New Report Identifies Paths to Pandemic Resilience

A new report details potential paths to solutions to overcoming the global Covid-19 crisis and ways to prepare for or even prevent a future pandemic.

01 Jul 2020 | Burlington, Massachusetts, United States of America
  • First Findings Report summarizes collective intelligence view of 180 global science, healthcare and policy experts
  • Data from sewage, genomic analysis, internet searches and mobile phones can provide early-warning signs of disease spread, according to report
  • Global clinical trial protocols and privacy-protected digital contact tracing also ranked among top solutions

A new report details potential paths to solutions to overcoming the global Covid-19 crisis and ways to prepare for or even prevent a future pandemic.

“There is a tremendous need for a common set of scientific facts about the virus and reliable, verified data,” said Udit Batra, CEO, MilliporeSigma. “We are aiming to establish a common baseline of agreed priorities upon which we can engage the wider scientific and innovation community to continue to build collaborative solutions to pandemics like this one.”

MilliporeSigma, alongside Massachusetts Institute of Technology (MIT)’s Center for Collective Intelligence (CCI) and MIT Media Lab’s Community Biotechnology Initiative (CBI), released the results of a three-week collective intelligence exercise that concluded earlier this month. More than 180 science, healthcare and policy experts from around the world  (referred to as the “Supermind,” a term used in collective intelligence to describe a powerful combination of individual minds) collaborated to develop solutions to address the current pandemic and develop pandemic resiliency. Their findings are now published in a First Findings Report on the Pandemic Response CoLab website, operated by MIT’s CCI.

The Supermind report concludes that the following should be done:

  • Look at sewage, genomes, human voices and digital signatures from the Internet and other devices for early-warning signs of disease spread.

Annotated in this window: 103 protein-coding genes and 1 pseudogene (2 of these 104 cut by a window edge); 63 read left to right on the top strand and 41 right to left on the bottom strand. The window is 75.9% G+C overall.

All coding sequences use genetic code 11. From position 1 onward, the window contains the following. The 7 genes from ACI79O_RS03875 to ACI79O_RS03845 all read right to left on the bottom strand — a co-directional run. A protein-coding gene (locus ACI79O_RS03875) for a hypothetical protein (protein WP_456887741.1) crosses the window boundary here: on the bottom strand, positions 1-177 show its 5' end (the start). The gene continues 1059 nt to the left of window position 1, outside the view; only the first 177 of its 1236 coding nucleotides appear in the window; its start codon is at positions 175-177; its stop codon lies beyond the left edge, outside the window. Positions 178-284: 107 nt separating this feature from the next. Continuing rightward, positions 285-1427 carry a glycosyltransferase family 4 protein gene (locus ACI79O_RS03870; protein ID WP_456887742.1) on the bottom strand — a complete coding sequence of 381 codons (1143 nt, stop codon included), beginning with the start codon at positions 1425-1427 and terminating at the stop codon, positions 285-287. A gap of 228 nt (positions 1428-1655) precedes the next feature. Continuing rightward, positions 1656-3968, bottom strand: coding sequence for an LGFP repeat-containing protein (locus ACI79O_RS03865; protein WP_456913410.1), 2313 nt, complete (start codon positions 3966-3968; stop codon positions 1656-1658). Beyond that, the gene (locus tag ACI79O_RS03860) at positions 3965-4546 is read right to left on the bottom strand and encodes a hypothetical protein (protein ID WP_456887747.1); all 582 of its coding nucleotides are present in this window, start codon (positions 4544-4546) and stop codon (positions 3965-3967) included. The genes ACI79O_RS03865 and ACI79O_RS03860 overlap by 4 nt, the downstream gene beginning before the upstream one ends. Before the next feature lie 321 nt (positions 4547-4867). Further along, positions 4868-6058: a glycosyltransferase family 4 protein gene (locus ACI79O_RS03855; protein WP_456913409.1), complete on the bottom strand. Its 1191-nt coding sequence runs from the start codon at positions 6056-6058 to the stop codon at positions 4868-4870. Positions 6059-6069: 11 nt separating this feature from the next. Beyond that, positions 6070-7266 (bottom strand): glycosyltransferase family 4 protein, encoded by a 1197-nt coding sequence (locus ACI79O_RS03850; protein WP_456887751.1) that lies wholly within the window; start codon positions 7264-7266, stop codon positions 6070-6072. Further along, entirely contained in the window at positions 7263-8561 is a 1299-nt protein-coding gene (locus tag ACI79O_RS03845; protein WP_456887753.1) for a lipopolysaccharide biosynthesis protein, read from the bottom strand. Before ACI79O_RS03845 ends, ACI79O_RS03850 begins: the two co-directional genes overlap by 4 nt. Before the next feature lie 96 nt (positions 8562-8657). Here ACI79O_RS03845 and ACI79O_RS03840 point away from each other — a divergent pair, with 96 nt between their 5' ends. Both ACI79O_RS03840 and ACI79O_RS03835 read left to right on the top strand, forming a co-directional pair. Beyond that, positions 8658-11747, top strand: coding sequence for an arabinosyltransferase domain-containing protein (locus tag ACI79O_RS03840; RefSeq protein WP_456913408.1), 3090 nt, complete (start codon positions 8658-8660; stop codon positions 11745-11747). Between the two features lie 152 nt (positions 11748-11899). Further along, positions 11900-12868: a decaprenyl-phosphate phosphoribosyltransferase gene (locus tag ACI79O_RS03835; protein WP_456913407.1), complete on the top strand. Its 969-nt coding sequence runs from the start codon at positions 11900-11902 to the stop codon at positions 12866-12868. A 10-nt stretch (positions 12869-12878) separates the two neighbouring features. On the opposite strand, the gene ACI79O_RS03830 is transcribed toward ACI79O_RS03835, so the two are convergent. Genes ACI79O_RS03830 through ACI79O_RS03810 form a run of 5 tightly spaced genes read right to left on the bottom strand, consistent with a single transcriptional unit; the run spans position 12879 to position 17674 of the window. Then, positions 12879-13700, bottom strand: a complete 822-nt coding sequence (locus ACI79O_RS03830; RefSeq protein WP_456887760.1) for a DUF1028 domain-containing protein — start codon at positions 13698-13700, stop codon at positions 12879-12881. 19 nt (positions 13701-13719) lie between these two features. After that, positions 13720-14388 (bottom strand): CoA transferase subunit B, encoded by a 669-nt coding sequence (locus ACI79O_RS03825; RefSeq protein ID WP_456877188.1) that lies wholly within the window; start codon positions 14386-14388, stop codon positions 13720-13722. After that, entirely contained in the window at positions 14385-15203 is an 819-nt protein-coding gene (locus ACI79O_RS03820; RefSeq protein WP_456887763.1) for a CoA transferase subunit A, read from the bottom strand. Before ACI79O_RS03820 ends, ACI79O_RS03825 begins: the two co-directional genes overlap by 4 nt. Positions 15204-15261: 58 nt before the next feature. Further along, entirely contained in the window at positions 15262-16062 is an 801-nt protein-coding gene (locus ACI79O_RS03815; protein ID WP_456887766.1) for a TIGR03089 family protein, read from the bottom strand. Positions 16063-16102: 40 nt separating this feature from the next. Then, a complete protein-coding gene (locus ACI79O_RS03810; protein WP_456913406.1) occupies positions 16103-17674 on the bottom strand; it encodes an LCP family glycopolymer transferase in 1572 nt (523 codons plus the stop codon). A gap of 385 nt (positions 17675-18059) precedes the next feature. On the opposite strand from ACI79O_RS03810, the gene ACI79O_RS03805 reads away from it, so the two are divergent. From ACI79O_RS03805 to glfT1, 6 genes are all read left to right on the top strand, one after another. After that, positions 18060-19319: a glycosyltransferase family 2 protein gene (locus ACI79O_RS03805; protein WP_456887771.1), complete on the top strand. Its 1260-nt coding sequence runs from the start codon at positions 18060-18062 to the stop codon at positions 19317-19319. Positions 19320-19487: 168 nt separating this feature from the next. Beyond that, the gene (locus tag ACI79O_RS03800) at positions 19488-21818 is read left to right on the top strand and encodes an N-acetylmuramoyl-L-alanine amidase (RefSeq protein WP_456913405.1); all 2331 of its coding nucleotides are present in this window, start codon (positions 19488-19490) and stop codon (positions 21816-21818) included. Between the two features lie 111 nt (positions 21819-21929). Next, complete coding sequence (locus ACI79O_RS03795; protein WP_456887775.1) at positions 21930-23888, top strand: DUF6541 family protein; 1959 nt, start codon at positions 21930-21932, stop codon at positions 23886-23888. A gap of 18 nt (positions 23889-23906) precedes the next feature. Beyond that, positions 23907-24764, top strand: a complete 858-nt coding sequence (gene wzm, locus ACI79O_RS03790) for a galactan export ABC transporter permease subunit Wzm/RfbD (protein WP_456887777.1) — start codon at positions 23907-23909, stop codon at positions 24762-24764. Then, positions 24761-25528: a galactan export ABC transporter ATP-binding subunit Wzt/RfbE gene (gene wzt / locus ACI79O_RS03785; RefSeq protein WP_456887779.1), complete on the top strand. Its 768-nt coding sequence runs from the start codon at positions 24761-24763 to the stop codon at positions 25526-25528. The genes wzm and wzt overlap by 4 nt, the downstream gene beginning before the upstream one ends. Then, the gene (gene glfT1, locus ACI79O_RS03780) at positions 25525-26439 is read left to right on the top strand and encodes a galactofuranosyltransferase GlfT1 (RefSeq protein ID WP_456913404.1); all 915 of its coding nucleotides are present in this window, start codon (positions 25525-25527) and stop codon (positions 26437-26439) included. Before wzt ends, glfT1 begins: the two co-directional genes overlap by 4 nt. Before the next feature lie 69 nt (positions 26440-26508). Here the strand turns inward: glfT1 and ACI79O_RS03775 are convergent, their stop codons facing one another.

• Include and empower marginalized and vulnerable communities to make health equity possible, ensuring representation of minority groups in clinical trials.
  • Create resilient supply chains.
  • Consider digital contact tracing with privacy protections for pandemic suppression.
  • Safely accelerate therapy and vaccine clinical trials.
  • Build trust between the public, government and scientists so that scientific facts can be communicated and policies can be better adopted.

“From a contact tracing perspective, we need to unlock a way to use digital technology that protects privacy and is acceptable to all,” said Patrick Schneider, chairman of the Life Science Innovation Board at MilliporeSigma. “The Supermind group uncovered many ways to do this.”

David Sun Kong, director of MIT Media Lab’s CBI, said one of the biggest learnings during the Supermind problem-solving activity was the alignment among the experts that there are many mitigation strategies that could make a significant impact in controlling the pandemic even without a vaccine.

“If we could get the public to consistently and strongly apply even one of these mitigations, from wearing face coverings to having ubiquitous testing to enabling digital contact tracing, we could make significant progress,” Dr. Sun Kong said. “Sewers are an interesting place you can monitor to get as much as a seven-day lead time of when an outbreak might happen. If you understand what the genomic viral content is, you can have a baseline and any perturbations could be the early-warning sign of a brand new threat.”